We wandered the mesa through piñon and juniper, following whatever branch of the old logging roads looked interesting, no idea where we really were. Dan gave us the French word flaner, “to wander around pleasantly with no particular goal.”
As we scrambled the scree slope to the mesa top, a lovely thing. The limb of an ancient juniper, vibrating in the cliff-edge wind, had worn a deep groove in the sandstone it leaned on, and had rubbed itself down to bare wood.
The fit was perfect even to the wood grain. A protruding knot on the limb had made a perfectly matching, knot-shaped hollow in the stone.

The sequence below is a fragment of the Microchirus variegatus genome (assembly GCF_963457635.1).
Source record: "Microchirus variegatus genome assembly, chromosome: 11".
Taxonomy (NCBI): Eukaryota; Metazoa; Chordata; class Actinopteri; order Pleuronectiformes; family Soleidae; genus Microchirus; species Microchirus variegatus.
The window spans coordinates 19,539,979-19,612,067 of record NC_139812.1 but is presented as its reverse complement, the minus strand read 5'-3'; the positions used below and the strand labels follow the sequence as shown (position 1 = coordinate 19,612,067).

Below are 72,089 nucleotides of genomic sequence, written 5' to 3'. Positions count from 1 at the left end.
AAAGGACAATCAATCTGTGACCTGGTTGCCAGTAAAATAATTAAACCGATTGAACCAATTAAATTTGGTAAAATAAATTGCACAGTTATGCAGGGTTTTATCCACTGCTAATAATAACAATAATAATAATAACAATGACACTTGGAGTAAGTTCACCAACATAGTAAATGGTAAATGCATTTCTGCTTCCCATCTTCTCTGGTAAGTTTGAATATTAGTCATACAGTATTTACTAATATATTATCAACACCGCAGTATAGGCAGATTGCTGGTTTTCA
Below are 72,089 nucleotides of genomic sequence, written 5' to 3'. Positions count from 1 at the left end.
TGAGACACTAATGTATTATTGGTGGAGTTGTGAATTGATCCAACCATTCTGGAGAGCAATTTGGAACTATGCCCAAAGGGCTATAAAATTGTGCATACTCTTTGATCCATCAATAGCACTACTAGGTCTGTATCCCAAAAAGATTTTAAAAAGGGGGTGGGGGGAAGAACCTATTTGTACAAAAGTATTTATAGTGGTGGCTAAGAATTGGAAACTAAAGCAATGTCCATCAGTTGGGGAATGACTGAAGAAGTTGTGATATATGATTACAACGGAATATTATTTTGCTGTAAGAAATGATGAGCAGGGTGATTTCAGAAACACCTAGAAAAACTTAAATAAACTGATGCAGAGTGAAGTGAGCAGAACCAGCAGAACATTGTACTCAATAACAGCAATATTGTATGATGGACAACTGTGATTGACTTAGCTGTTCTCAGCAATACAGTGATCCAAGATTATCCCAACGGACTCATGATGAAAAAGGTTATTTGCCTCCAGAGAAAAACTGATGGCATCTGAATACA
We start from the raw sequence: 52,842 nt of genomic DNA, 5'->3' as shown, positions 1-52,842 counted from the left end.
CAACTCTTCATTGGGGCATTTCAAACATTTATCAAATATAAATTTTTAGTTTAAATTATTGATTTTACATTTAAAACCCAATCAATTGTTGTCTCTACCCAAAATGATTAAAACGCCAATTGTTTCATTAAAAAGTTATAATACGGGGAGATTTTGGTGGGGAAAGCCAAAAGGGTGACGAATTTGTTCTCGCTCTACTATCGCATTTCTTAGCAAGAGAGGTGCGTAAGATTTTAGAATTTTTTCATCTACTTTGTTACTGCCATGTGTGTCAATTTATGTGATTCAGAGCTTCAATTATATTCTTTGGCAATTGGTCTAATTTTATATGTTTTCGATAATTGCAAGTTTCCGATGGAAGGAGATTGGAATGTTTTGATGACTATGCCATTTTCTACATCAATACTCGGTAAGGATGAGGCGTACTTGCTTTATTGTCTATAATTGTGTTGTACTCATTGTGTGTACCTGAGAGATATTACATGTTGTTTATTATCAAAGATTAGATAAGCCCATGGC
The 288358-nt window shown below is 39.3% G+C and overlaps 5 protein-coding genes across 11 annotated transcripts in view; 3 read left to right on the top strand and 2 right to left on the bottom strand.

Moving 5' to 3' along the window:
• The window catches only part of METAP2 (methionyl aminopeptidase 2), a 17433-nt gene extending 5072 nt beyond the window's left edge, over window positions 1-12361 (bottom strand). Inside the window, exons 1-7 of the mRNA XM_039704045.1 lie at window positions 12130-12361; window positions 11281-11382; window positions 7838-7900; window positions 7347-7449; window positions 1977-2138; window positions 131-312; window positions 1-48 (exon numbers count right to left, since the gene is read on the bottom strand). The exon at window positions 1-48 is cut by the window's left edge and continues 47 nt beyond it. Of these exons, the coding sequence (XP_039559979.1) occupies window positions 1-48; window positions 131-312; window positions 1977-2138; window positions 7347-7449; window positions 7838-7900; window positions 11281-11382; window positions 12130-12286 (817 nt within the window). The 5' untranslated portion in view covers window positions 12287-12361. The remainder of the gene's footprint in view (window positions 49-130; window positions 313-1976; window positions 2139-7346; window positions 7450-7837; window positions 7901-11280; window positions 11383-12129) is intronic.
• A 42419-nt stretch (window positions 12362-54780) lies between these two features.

I was reminded of a word from…is it San Felipe Pueblo? Suyu: the sound of the wind as it hits the edge of the mesa.
In the trackless mudstone of Piedra Lumbre, five or six hogan rings: stone foundations with east-facing doors, still holding what was left of the cribbed juniper rafters of traditional Navajo houses. Judging by the decay of the juniper, well over a hundred years old. Beyond them, two circles of ash filled with fragments of trash, probably fires that burned the deceased’s possessions. The squashed casing of a cheap nickel pocket watch.